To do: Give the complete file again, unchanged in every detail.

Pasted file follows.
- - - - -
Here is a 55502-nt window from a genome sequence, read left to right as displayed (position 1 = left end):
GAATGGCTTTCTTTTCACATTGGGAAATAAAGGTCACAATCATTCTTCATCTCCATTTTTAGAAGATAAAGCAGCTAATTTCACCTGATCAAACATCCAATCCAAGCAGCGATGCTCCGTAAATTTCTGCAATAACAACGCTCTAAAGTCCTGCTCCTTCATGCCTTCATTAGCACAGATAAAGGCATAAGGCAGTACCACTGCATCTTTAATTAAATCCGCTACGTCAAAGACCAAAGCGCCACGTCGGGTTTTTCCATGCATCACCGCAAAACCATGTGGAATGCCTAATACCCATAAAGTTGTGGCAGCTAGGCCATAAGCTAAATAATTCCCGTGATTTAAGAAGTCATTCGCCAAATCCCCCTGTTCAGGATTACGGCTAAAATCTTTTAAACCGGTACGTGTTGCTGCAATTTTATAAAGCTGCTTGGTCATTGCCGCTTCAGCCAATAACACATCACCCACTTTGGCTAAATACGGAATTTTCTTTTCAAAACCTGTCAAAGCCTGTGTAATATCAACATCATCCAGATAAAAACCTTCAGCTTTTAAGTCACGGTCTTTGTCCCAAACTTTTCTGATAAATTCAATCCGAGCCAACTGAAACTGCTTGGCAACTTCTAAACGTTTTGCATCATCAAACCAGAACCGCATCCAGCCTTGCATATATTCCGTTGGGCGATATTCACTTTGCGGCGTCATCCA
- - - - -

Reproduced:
Here is a 55502-nt window from a genome sequence, read left to right as displayed (position 1 = left end):
GAATGGCTTTCTTTTCACATTGGGAAATAAAGGTCACAATCATTCTTCATCTCCATTTTTAGAAGATAAAGCAGCTAATTTCACCTGATCAAACATCCAATCCAAGCAGCGATGCTCCGTAAATTTCTGCAATAACAACGCTCTAAAGTCCTGCTCCTTCATGCCTTCATTAGCACAGATAAAGGCATAAGGCAGTACCACTGCATCTTTAATTAAATCCGCTACGTCAAAGACCAAAGCGCCACGTCGGGTTTTTCCATGCATCACCGCAAAACCATGTGGAATGCCTAATACCCATAAAGTTGTGGCAGCTAGGCCATAAGCTAAATAATTCCCGTGATTTAAGAAGTCATTCGCCAAATCCCCCTGTTCAGGATTACGGCTAAAATCTTTTAAACCGGTACGTGTTGCTGCAATTTTATAAAGCTGCTTGGTCATTGCCGCTTCAGCCAATAACACATCACCCACTTTGGCTAAATACGGAATTTTCTTTTCAAAACCTGTCAAAGCCTGTGTAATATCAACATCATCCAGATAAAAACCTTCAGCTTTTAAGTCACGGTCTTTGTCCCAAACTTTTCTGATAAATTCAATCCGAGCCAACTGAAACTGCTTGGCAACTTCTAAACGTTTTGCATCATCAAACCAGAACCGCATCCAGCCTTGCATATATTCCGTTGGGCGATATTCACTTTGCGGCGTCATCCA